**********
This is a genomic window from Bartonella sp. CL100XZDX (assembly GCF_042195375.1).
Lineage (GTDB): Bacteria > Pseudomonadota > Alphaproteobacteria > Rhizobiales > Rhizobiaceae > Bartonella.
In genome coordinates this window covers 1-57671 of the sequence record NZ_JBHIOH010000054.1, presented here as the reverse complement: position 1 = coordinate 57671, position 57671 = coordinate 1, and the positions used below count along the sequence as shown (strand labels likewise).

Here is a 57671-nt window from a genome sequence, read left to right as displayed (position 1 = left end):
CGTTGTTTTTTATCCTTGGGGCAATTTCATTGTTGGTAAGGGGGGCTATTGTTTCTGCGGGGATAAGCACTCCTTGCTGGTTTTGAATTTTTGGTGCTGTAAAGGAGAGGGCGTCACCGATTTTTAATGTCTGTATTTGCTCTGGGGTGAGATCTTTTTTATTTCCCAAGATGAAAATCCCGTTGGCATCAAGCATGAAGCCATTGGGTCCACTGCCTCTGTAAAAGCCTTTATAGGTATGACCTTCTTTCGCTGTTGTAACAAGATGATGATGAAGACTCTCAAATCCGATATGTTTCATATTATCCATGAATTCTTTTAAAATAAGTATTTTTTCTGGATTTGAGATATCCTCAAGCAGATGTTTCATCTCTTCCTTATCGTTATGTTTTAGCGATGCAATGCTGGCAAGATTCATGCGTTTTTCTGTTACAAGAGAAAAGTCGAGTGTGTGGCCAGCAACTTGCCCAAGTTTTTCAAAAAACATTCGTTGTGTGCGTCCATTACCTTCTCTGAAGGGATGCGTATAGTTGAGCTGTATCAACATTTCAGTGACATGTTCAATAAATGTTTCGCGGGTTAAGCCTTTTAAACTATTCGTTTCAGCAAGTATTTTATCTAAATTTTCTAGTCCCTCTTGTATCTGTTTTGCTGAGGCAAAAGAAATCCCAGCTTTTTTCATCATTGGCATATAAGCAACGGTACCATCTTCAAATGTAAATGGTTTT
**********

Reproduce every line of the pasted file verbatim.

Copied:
This is a genomic window from Bartonella sp. CL100XZDX (assembly GCF_042195375.1).
Lineage (GTDB): Bacteria > Pseudomonadota > Alphaproteobacteria > Rhizobiales > Rhizobiaceae > Bartonella.
In genome coordinates this window covers 1-57671 of the sequence record NZ_JBHIOH010000054.1, presented here as the reverse complement: position 1 = coordinate 57671, position 57671 = coordinate 1, and the positions used below count along the sequence as shown (strand labels likewise).

Here is a 57671-nt window from a genome sequence, read left to right as displayed (position 1 = left end):
CGTTGTTTTTTATCCTTGGGGCAATTTCATTGTTGGTAAGGGGGGCTATTGTTTCTGCGGGGATAAGCACTCCTTGCTGGTTTTGAATTTTTGGTGCTGTAAAGGAGAGGGCGTCACCGATTTTTAATGTCTGTATTTGCTCTGGGGTGAGATCTTTTTTATTTCCCAAGATGAAAATCCCGTTGGCATCAAGCATGAAGCCATTGGGTCCACTGCCTCTGTAAAAGCCTTTATAGGTATGACCTTCTTTCGCTGTTGTAACAAGATGATGATGAAGACTCTCAAATCCGATATGTTTCATATTATCCATGAATTCTTTTAAAATAAGTATTTTTTCTGGATTTGAGATATCCTCAAGCAGATGTTTCATCTCTTCCTTATCGTTATGTTTTAGCGATGCAATGCTGGCAAGATTCATGCGTTTTTCTGTTACAAGAGAAAAGTCGAGTGTGTGGCCAGCAACTTGCCCAAGTTTTTCAAAAAACATTCGTTGTGTGCGTCCATTACCTTCTCTGAAGGGATGCGTATAGTTGAGCTGTATCAACATTTCAGTGACATGTTCAATAAATGTTTCGCGGGTTAAGCCTTTTAAACTATTCGTTTCAGCAAGTATTTTATCTAAATTTTCTAGTCCCTCTTGTATCTGTTTTGCTGAGGCAAAAGAAATCCCAGCTTTTTTCATCATTGGCATATAAGCAACGGTACCATCTTCAAATGTAAATGGTTTT